Get to know: The Modern Cocktail
How a rule-breaking drink heralded the coming of scotch as an international spirit. By Seamus Harris.
Every drinker knows the Old Fashioned, but what about The Modern Cocktail? Pitting Scotch whisky against English sloe gin, umpired by dashes of citrus and absinthe, it sounds as appetising as certain other British culinary inventions, like haggis or jellied eels. In fact, The Modern Cocktail surprises with liquid velvet that bristles with character. Redolent of a ramble through picturesque hedgerows, hipflask in pocket, soft fruit is offset by spiky warmth.
The mystery is how this discovery came to be forgotten. Perhaps the unknown inventor stumbled in naming it The Modern – anything old timey enjoys a tailwind of retro cred as it swirls into glasses, while yesterday’s modern can be a tough sell. The Modern pops up in New York around the cusp of the 20th century, only to retreat straight back into obscurity. Even the recipe was soon disputed, with scotch the only constant. Conflicting recipes suggest bartender indifference, even self-preservation – whisky and gin sharing a glass does not just break the usual rules, it sounds so awful that blacking out the finer details could have seemed a survival reflex, at least for more delicate characters.
Fortunately, Charley Mahoney, head bartender at the Hoffman House’s Grand Saloon in New York City, was made of sterner stuff, and the only recipe worth drinking is the earliest to have survived, published by Mahoney in the Hoffman House Bartender’s Guide, 1905 edition. The Grand Saloon at the Hoffman House on Broadway was arguably the greatest bar of America’s Gilded Age. Legends like General Ulysses Grant and Buffalo Bill dropped in to drink the finest liquors (50-year-old Hennessey was available at a dollar a glass), and the lavish decor included risque flourishes, such as a floor-to-ceiling nude titled Nymphs and Satyr.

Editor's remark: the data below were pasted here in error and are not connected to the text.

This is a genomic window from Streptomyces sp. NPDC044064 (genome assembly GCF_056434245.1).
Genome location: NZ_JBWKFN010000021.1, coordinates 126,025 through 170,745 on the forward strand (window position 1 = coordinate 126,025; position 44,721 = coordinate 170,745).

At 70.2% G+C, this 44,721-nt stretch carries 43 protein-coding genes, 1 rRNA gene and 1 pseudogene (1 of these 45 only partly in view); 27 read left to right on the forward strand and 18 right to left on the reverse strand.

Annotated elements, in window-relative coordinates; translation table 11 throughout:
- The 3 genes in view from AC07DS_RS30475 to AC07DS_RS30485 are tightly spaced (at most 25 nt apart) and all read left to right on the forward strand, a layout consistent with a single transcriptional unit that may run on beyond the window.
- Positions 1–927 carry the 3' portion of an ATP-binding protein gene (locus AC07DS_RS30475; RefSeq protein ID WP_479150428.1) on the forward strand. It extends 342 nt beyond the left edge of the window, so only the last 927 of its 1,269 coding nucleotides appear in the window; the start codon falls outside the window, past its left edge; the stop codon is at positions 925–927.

But as the 19th century gave way to the modern era, the Grand Saloon’s best days were behind it. The Anti-Saloon League was gathering strength, its New York branch set up shop in 1900, and lavish boozers ceased to be in vogue. In 1901, a morality crusader bought Nymphs and Satyr, protecting public eyes by placing the “offensive” painting in storage. The Hoffman House battled on, but the action was moving uptown and the hotel shut its doors in 1915, just a few years before Prohibition.
Perhaps The Modern Cocktail was named in tribute to the dawning of the 20th century. It appears around the right time. But just maybe it was named in a tip of the hat to the mixological possibilities of scotch? After all, scotch was then the world’s most modern and dynamic spirit. The Victorian era saw it transform from a cottage industry to global giant. Rapid adoption of efficient column distillation technology was key to success. By blending the light new style of grain whisky with traditional spirit, Scottish producers could market flavoursome products at economical prices.
When phylloxera devastated French vineyards, a space opened for scotch to climb the social ladder and replace brandy as the lubricant of England’s polite society. Queen Victoria’s regular retreats to Balmoral also fuelled the fashion for all things Scottish. Soaring demand saw over 30 new distilleries open in Scotland in the last decade of the 19th century alone, and for the first time Scottish whisky output exceeded Irish. Firms like Edinburgh’s Pattisons Ltd ran extravagant marketing campaigns such as gifting publicans hundreds of parrots trained to repeat slogans like “Buy Pattisons whisky!” While Pattisons no longer exists, many of its rivals are still enjoyed all around the world. Not surprisingly then, when a modernising Japan turned its new industrial muscle to spirits production, it sought to emulate scotch. Even Irish-born Antarctic explorer Ernest Shackleton provisioned his expeditions with scotch rather than Irish.
What The Modern Cocktail acknowledged was a new world order for scotch and its subsequent domination. That landscape remains little changed today, but one thing still lacking is a sizeable canon of well-known scotch cocktails. This is where this drink helps. While it would have traditionally used blended scotch, the recent explosion of single malts changes this equation. Chemical analysis of Shackleton’s scotch, abandoned below Antarctic ice in 1909 and recovered a century later, found the explorer to have favoured a single malt. If Shackleton, battling Antarctic conditions, could insist on pure malt then surely we, from comfortable barstools, can uphold a similar standard?
Recipes (click to view)
The Modern Cocktail